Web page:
I'm looking at a text that regularly uses "e.g." in place of "for example", such as the following:

"This parallel composition can be transparently split between two cores, allowing, e.g., for faster execution".

(Ignore what the sentence is about. It's bogus and completely made up.)

The use of "e.g." in that sentence sounds really wrong to my ear, but I'm trying to understand why it is so.

I don't find a lot on the topic. I've been searching online, and on stackexchange, for posts that justify why it is or isn't wrong. Most posts and questions ask about the difference between 'i.e.' and 'e.g.', or try to explain the etymology of "e.g.", or present positive examples (e.g., 'use it when enumerating'), but present no examples of wrong usage.

Can anyone explain if the above usage is wrong, and a reputable source that clearly explains why?

Also, is there an appropriate rule of thumb to understand which cases are wrong? I can think of the following: If you cannot remove "e.g.," and the example(s) that follow and obtain a grammatically correct sentence, then it's definitely wrong. However, even if this rule of thumb is correct, it's not complete. For instance, I cannot replace the use of 'for example' at the beginning of this very sentence with 'e.g.'

Near duplicates:

I've left a comment in one of those because the answer agrees with what I say but does not really explain why. However, the answer has already been accepted, and I doubt there would be any activity at this point.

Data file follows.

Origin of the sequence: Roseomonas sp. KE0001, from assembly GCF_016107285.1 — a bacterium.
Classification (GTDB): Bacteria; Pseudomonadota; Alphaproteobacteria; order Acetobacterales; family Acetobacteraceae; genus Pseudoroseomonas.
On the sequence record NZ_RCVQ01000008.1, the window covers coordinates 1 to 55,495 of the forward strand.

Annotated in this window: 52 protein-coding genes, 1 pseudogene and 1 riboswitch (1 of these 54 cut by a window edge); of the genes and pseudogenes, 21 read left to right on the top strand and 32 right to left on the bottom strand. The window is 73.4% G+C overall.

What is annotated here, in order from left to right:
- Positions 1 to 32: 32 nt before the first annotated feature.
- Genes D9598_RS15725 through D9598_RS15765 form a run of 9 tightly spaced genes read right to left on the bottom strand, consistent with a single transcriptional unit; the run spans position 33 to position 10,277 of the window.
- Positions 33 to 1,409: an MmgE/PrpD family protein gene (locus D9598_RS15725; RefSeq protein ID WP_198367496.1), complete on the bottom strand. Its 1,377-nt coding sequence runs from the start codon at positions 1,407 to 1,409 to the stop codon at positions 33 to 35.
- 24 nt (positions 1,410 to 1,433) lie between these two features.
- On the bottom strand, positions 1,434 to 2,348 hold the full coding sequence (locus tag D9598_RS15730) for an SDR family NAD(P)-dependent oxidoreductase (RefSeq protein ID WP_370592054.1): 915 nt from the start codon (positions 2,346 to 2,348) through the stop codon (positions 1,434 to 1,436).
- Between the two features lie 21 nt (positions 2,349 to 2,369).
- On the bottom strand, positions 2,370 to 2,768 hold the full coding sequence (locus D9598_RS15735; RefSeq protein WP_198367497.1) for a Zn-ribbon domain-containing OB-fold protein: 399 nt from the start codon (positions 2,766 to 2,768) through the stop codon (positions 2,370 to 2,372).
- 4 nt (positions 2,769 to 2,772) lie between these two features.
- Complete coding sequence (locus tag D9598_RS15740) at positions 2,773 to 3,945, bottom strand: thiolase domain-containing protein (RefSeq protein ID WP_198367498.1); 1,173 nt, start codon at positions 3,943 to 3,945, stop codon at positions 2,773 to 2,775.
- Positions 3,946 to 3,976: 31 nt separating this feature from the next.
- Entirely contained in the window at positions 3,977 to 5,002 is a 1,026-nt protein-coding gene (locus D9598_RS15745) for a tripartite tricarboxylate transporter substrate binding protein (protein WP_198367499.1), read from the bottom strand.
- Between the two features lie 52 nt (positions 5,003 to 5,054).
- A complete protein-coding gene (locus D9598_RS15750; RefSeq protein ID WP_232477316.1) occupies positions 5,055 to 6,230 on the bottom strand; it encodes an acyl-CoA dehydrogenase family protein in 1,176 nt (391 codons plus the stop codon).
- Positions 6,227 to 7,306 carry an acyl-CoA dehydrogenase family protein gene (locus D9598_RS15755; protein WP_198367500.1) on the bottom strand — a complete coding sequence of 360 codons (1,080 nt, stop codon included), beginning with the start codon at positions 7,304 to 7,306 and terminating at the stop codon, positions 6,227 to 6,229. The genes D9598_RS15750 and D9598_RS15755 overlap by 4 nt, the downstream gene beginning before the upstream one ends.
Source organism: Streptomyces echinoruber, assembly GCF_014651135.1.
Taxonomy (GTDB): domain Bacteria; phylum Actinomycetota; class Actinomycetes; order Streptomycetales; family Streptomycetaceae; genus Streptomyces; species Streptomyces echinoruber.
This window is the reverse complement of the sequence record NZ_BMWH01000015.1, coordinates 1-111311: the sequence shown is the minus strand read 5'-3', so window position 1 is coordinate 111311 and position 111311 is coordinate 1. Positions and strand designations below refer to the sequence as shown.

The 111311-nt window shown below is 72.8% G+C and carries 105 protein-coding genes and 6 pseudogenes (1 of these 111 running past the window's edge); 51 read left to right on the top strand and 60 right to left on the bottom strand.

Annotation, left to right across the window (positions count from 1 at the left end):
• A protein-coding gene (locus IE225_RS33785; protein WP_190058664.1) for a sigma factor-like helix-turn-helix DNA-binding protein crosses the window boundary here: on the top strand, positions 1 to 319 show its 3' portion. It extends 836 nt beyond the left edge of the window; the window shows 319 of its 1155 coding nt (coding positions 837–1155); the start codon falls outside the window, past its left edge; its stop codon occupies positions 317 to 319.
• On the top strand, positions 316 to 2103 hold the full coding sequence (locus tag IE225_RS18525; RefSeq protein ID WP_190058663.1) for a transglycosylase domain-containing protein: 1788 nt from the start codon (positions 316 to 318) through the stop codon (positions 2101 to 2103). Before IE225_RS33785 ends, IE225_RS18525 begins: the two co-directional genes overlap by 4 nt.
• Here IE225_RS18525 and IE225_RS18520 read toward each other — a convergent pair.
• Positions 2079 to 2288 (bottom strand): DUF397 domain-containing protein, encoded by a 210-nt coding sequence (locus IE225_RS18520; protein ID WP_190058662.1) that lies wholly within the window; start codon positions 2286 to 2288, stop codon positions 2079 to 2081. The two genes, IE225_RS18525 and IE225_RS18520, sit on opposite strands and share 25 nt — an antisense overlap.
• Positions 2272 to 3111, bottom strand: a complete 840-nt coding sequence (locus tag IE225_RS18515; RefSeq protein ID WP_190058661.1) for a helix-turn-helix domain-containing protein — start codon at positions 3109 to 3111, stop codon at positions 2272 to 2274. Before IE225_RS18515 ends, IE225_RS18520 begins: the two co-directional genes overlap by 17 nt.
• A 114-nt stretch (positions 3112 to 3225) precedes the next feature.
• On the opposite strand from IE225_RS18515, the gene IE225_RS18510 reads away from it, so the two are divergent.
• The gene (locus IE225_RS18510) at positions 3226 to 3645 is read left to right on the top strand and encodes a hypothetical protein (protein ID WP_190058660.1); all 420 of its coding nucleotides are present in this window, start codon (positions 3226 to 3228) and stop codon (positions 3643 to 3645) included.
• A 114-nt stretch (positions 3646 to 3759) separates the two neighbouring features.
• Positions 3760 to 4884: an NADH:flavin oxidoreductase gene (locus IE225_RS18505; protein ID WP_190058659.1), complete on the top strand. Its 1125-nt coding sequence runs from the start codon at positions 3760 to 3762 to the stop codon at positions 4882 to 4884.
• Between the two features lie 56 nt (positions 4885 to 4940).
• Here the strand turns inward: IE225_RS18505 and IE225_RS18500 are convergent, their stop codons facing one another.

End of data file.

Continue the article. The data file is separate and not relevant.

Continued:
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    Some people think that 'eg' should be avoided completely. Few, I'd say, think that it's completely interchangeable with 'for example' even in informal writing. I'd say that it's only idiomatic when introducing one or more examples. The New Dictionary of Cultural Literacy, Third Edition implies this. Also, Random House Unabridged Dictionary, © Random House, Inc. 2018 (op cit) gives 'such as' as a synonym; if a close synonym, this precludes sentences such as the one you give. The reason? It's what most people consider correct. The logic involved? Nil. Commented May 24, 2018 at 23:03
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    I think I would find that sentence just as awkward with "for example": "This parallel composition can be transparently split between two cores, allowing, for example, for faster execution".
    – herisson
    Commented May 24, 2018 at 23:12
  • @sumelic I dunno, sounds fine to me. Too many commas, sure, but nothing wrong with that as long as they're properly used. "e.g.", on the other hand, does seem odd. Commented May 24, 2018 at 23:16
  • @sumelic I'd want '... allowing for, for example, ...' because 'allow for' is pretty cohesive if not actually a MWV. But then the for for looks off, and 'allowing for' has to be read as 'not the making an allowance on behalf of sense'. Not a great example. Commented May 24, 2018 at 23:24
  • Yeah, my bad. It's not a great example : / But I think you do get the point of what I'm trying to say. What would make a better example? I can change it in the original question.
    – Ivan Perez
    Commented May 25, 2018 at 10:45

1 Answer 1


None of the style guides I'm familiar with have anything to say specifically about why e.g. or i.e. shouldn't be used.